The size or the capacity of the machine is directly proportional to the consumption of electricity. The right machine capacity depends on the daily requirement of the household. For instance, for couples or individuals, a 6kg capacity would be adequate whereas a family of four might need an 8 kg or bigger capacity for their laundry needs. This is an important factor to consider since the wrong decision can consume an unnecessary amount of electricity.

Machine intelligence that helps save time

In situations when time works against you and your laundry, features of a well-designed washing machine can come to rescue. There are programmes for urgent laundry needs that provide clean laundry in a super quick 15 to 30 minutes’ cycle; a time delay feature that can assist you to start the laundry at a desired time etc. Many of these features dispel the notion that longer wash cycles mean cleaner clothes. In fact, some washing machines come with pre-activated wash cycles that offer shortest wash cycles across all programmes without compromising on cleanliness.

The green quotient

Despite the conveniences washing machines offer, many of them also consume a substantial amount of electricity and water. By paying close attention to performance features, it’s possible to find washing machines that use less water and energy. For example, there are machines which can adjust the levels of water used based on the size of the load. The reduced water usage, in turn, helps reduce the usage of electricity. Further, machines that promise a silent, no-vibration wash don’t just reduce noise – they are also more efficient as they are designed to work with less friction, thus reducing the energy consumed.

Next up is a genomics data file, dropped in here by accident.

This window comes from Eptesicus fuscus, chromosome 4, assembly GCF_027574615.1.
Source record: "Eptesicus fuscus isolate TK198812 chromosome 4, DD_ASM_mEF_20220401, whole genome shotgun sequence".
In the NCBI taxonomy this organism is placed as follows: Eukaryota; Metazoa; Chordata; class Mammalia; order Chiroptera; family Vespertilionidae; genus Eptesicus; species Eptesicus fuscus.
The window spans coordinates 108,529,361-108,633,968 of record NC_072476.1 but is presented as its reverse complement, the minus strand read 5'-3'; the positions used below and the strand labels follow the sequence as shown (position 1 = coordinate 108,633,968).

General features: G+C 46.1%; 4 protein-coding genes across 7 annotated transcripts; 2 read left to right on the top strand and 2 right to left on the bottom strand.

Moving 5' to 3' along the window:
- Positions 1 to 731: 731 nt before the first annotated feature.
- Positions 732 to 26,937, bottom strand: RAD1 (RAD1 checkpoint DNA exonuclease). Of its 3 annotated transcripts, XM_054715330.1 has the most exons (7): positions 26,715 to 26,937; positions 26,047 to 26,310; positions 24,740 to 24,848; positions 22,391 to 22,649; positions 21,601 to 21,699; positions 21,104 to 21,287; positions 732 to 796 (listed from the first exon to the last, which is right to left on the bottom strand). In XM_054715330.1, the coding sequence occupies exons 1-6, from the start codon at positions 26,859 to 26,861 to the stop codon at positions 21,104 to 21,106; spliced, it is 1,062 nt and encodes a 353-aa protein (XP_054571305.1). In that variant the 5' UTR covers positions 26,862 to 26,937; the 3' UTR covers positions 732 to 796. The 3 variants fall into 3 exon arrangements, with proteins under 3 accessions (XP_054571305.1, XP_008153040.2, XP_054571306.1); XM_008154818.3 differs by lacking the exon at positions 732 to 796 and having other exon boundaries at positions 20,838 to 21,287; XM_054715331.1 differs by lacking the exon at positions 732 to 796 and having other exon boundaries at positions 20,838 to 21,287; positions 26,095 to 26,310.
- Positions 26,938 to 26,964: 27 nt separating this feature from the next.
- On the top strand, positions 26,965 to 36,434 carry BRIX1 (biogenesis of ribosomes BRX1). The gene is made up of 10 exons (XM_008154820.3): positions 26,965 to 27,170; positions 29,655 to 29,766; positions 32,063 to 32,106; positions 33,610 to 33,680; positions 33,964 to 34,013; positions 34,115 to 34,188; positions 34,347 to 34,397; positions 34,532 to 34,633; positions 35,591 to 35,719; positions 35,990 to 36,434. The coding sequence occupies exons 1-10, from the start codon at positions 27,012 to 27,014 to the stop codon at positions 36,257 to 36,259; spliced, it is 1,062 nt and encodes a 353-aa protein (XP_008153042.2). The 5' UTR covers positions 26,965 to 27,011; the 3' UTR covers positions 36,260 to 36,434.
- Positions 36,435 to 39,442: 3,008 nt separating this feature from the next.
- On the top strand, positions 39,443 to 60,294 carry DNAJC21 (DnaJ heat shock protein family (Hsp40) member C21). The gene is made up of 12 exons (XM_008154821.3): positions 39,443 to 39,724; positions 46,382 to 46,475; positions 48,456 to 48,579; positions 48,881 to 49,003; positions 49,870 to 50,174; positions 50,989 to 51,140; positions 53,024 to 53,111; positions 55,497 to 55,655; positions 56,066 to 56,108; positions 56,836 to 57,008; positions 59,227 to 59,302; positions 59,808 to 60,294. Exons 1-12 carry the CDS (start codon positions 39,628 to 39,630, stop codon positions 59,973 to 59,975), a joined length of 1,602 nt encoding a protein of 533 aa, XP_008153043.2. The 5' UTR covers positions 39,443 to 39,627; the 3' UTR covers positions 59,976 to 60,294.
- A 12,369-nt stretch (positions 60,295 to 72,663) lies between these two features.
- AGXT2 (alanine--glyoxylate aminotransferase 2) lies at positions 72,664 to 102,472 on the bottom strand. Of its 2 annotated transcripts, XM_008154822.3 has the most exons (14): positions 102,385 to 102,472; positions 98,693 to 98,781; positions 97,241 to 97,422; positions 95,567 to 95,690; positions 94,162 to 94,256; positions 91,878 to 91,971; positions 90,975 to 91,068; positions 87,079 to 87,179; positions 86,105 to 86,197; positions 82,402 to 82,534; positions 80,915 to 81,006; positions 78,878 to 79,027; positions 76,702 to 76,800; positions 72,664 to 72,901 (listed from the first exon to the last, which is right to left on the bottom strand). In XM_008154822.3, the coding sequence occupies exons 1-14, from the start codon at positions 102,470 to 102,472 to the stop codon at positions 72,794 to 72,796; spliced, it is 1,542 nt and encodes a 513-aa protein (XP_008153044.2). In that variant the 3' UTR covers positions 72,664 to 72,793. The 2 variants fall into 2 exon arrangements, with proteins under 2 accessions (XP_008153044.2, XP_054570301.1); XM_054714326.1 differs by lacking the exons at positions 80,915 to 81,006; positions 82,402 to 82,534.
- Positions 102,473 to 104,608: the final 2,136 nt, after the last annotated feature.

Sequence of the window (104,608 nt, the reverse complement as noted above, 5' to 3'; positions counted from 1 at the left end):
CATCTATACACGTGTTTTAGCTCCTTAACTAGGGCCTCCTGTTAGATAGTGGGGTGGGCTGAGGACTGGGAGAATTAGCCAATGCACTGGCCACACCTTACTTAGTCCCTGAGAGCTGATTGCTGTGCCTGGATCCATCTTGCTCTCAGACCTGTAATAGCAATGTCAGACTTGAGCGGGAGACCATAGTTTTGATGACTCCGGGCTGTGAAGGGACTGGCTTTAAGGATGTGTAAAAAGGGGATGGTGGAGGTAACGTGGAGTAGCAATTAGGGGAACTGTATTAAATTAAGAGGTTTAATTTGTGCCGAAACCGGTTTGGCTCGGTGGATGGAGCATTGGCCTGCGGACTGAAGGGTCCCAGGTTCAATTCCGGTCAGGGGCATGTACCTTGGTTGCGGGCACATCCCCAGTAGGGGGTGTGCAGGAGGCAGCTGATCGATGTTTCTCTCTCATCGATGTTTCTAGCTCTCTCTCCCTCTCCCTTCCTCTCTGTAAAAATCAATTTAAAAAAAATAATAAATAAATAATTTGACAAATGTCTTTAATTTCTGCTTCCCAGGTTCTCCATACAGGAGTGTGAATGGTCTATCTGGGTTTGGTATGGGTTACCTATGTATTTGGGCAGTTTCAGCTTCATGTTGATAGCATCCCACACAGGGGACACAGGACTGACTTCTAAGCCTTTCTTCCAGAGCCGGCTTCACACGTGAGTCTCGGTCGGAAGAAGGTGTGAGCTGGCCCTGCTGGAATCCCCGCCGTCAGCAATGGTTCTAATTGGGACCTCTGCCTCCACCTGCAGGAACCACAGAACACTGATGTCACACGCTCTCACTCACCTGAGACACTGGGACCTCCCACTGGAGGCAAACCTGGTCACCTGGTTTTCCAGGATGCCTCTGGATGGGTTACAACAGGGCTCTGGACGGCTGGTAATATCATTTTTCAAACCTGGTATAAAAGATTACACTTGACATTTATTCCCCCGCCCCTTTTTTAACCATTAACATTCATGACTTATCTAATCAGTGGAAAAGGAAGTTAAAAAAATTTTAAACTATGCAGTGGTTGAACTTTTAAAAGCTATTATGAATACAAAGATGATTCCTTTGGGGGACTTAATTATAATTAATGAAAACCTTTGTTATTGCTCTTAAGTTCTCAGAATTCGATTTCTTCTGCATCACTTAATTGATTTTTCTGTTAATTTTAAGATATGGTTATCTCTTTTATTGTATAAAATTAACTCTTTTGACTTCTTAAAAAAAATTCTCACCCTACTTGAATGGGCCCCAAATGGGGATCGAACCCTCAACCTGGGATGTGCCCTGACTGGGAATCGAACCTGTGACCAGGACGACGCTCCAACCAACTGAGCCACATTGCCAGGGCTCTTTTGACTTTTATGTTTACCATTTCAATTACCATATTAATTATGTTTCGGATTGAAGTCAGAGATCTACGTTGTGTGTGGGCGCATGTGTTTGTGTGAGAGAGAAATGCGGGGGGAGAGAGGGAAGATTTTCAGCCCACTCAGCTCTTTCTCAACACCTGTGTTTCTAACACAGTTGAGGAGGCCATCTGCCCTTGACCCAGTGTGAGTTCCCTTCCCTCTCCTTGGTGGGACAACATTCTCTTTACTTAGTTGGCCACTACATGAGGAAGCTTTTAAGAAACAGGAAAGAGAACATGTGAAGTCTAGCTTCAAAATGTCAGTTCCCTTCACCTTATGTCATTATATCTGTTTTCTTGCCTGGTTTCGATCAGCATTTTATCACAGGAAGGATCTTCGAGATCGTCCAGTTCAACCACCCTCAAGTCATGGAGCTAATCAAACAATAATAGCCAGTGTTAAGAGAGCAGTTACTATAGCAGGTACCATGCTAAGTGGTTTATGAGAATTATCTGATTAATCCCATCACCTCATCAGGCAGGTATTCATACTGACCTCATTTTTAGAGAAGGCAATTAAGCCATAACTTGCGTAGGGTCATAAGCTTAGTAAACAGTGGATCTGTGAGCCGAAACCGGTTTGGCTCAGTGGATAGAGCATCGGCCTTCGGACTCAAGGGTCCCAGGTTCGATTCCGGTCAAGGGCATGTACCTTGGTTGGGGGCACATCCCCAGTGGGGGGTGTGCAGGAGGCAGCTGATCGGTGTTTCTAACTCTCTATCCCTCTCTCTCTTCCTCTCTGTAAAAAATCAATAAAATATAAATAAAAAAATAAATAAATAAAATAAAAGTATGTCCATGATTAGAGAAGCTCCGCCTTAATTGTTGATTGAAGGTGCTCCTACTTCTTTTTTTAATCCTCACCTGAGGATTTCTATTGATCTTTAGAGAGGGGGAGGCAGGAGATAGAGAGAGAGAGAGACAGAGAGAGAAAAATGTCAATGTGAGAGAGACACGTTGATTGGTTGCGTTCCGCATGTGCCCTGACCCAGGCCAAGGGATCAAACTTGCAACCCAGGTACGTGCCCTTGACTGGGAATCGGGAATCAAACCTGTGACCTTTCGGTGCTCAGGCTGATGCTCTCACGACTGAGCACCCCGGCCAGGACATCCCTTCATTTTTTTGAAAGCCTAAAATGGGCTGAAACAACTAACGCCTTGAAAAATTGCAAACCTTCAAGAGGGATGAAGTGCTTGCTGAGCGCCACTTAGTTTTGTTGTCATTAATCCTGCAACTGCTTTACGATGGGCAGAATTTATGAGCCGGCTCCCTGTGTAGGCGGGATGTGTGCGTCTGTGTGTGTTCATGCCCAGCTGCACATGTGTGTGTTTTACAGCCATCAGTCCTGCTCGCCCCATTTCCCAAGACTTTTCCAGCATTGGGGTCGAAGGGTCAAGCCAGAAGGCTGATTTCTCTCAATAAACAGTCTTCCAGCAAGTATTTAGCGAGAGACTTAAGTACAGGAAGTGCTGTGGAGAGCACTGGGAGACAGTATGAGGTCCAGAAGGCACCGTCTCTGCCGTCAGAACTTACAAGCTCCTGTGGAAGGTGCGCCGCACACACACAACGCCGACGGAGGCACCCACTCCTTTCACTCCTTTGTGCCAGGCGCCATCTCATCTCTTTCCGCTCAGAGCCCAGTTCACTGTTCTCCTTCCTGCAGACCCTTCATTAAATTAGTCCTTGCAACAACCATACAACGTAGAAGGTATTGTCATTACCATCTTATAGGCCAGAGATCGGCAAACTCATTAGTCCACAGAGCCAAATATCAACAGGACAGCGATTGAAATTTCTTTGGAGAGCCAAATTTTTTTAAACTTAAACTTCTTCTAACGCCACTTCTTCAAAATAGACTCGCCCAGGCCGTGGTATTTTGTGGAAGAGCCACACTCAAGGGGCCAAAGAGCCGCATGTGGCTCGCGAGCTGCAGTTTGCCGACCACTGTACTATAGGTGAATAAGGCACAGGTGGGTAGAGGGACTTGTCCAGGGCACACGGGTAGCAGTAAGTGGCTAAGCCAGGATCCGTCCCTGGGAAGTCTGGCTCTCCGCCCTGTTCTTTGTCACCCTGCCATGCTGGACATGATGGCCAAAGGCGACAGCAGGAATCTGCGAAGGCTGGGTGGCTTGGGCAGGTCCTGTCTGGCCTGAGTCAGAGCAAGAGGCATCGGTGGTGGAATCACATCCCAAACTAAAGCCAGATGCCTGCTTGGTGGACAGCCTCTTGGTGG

Customisable washing modes

Crushed dresses, out-of-shape shirts and shrunken sweaters are stuff of laundry nightmares. Most of us would rather take out the time to hand wash our expensive items of clothing rather than trusting the washing machine. To get the dirt out of clothes, washing machines use speed to first agitate the clothes and spin the water out of them, a process that takes a toll on the fabric. Fortunately, advanced machines come equipped with washing modes that control speed and water temperature depending on the fabric. While jeans and towels can endure a high-speed tumble and spin action, delicate fabrics like silk need a gentler wash at low speeds. Some machines also have a monsoon mode. This is an India specific mode that gives clothes a hot rinse and spin to reduce drying time during monsoons. A super clean mode will use hot water to clean the clothes deeply.

Washing machines have come a long way, from a wooden drum powered by motor to high-tech machines that come equipped with automatic washing modes. Bosch washing machines include all the above-mentioned features and provide damage free laundry in an energy efficient way. With 32 different washing modes, Bosch washing machines can create custom wash cycles for different types of laundry, be it lightly soiled linens, or stained woollens. The ActiveWater feature in Bosch washing machines senses the laundry load and optimises the usage of water and electricity. Its EcoSilentDrive motor draws energy from a permanent magnet, thereby saving energy and giving a silent wash. The fear of expensive clothes being wringed to shapelessness in a washing machine is a common one. The video below explains how Bosch’s unique VarioDrumTM technology achieves damage free laundry.

Play

To start your search for the perfect washing machine, see here.

This article was produced by the Scroll marketing team on behalf of Bosch and not by the Scroll editorial team.